A group of 15- to 17-year-olds from Hastings spent four weeks over the summer holidays designing and delivering a social action project that provided much-needed items to disadvantaged young people. Calling their venture ‘The Breadcrumbs Project’, the 13 young people worked together to create care packages; which they distributed to disadvantaged peers through local young people’s centre, Xtrax.
The young people developed the social action project through participating in the National Citizen Service (NCS) programme. The programme was being delivered in Hastings by CXK.
The group were motivated to help their peers after learning that a third of children in Hastings are classed as underprivileged.
Prior to creating their project, the team spent a week at an outdoor activity centre; taking part in a range activities designed to promote confidence and team-building skills, such as raft building and climbing activities.
During the second week, the participants spent a week living in halls of residence at the University of Sussex,. There, they had the opportunity to build life skills such as cooking and budgeting, and benefitted from wellbeing activities. During their time at the university, the young people had the chance to consider the issues facing their community and pose questions to local political figures and MPs. It was as a result of a debate about the ‘Tampon Tax’ that the team’s social action idea was developed.
Returning to their local community, the young people were able to put the skills they had learned into action. They raised the money to fund the care packages through the organisation of a sponsored walk, and the creation of their own website and crowdfunding page. The team promoted their project via social media channels, and interviews with local newspapers and radio stations. The young people reached out to local community figures such as the Mayor of Hastings, and local MP Amber Rudd; who showed their support on social media and by visiting the project in action.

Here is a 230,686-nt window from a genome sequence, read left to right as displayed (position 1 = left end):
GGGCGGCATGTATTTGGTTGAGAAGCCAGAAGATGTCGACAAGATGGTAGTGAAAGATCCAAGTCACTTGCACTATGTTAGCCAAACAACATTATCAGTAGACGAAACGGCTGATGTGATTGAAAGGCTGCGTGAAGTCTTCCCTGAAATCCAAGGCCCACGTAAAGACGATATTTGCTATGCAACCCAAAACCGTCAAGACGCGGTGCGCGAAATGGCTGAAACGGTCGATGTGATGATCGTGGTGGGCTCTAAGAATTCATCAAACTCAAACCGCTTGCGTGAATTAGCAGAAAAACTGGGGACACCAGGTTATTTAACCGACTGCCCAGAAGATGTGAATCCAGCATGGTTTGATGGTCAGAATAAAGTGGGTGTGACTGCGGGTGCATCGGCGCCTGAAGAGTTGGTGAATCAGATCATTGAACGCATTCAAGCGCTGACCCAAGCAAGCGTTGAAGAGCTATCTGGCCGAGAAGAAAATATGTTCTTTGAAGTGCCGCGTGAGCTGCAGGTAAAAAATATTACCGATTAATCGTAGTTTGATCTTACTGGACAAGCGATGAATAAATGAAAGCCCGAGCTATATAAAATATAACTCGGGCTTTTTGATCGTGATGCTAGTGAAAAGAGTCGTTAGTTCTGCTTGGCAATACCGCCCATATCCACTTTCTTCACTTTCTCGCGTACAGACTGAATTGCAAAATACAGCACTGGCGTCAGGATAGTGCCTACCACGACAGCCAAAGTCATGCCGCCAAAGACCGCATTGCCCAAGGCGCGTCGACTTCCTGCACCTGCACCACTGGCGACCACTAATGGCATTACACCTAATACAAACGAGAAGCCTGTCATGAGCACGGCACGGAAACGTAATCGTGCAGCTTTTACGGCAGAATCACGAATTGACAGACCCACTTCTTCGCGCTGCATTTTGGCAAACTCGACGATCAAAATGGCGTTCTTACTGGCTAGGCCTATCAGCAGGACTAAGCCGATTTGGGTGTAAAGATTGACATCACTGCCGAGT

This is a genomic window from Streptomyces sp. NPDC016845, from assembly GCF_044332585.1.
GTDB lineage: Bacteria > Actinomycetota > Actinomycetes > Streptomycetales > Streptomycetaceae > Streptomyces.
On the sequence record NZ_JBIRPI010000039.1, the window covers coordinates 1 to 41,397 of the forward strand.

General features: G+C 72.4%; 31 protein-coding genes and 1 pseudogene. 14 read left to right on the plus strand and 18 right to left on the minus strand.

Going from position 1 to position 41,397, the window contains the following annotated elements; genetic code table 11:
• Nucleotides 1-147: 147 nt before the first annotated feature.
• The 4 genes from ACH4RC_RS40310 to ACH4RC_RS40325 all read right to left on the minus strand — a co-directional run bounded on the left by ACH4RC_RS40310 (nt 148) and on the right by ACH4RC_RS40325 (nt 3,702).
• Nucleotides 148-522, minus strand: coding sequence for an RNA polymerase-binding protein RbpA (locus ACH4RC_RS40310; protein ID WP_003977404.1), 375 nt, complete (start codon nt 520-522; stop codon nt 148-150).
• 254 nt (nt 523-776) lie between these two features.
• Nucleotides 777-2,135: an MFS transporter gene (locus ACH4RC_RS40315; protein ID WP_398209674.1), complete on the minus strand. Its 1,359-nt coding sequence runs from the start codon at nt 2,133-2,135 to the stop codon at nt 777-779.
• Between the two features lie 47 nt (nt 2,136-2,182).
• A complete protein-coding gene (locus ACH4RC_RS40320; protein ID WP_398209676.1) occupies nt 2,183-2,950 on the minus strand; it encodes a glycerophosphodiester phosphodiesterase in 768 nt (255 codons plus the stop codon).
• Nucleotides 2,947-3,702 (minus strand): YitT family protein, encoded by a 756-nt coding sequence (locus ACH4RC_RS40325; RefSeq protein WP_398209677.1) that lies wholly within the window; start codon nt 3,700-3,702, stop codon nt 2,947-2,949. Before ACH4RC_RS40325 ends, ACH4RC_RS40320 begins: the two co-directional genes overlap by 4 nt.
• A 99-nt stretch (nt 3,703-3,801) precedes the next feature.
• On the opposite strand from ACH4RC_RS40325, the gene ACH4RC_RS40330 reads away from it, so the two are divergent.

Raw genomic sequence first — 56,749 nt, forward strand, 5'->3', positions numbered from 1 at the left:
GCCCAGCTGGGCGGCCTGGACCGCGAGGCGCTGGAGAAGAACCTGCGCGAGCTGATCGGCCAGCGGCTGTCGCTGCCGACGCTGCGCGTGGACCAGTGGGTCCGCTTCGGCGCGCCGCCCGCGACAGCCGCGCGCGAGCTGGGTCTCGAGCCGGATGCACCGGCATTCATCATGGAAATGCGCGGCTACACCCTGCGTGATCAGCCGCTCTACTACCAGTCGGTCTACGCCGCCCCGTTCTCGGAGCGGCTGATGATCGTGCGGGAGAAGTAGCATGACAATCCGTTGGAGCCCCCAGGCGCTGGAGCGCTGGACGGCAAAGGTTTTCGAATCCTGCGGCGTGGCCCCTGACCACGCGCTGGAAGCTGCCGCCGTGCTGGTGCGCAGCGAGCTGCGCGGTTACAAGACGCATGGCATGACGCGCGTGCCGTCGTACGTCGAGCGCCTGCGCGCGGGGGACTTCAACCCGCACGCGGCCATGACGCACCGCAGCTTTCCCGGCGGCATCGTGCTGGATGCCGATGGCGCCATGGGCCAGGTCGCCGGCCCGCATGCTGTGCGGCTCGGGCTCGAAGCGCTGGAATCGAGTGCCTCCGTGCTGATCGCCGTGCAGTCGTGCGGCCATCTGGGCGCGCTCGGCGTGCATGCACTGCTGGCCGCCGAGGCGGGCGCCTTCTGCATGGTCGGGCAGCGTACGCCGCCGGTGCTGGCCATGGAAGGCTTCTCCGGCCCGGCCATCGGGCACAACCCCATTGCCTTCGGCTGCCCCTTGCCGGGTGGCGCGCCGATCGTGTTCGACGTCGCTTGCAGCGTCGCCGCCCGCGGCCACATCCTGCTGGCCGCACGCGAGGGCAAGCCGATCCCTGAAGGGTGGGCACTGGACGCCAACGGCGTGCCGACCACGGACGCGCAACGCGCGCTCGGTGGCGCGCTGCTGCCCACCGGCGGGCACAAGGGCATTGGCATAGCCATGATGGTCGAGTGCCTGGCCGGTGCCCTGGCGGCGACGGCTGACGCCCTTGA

The team went on to create 40 care packages for their underprivileged peers; packages containing items often missed out by food banks. Those items included sanitary towels, hair and hygiene products, deodorant and skincare; to help the recipient feel more confident and empowered.
The project took place over the course of two weeks. During that time the young people took ownership and agreed roles and responsibilities based on their own talents. The team devised their own business plan, which they presented to a panel of local business people at a ‘Dragons Den’ style event, before setting the project in motion.
The group now plans to expand their project to include school supplies, first aid and practical household items. They are also planning to produce a further 40 care boxes by the end of the year. The group also plans to diversify to offer CV writing workshops, and will continue its fundraising activity to fund day trips for disadvantaged Hastings young people.
Team member Benjamin Davis, 16, from Hastings, said; “We’d all seen or experienced poverty and knew it was a huge issue in Hastings. But we were shocked to learn that one third of Hastings children are considered to be disadvantaged.
“Schools and colleges will help by giving free meals, but that’s where it ends. There’s no enrichment and there are many items that young people in our area have to go without; items which most of us take for granted and consider to be necessities. We decided we had to do something about it.
“Someone in our group knew of Xtrax, a centre which provides support for disadvantaged local young people. We went in, had a meeting with them and they agreed to support us by distributing the care packages. The project was a massive success and it was amazing to be able to help so many of our peers.
“I’ve always wanted to do something like this, and NCS helped to bring me together with like-minded young people who also wanted to make a difference. We’re really excited to continue The Breadcrumbs Project beyond NCS, and continue making a difference to those that really need it.”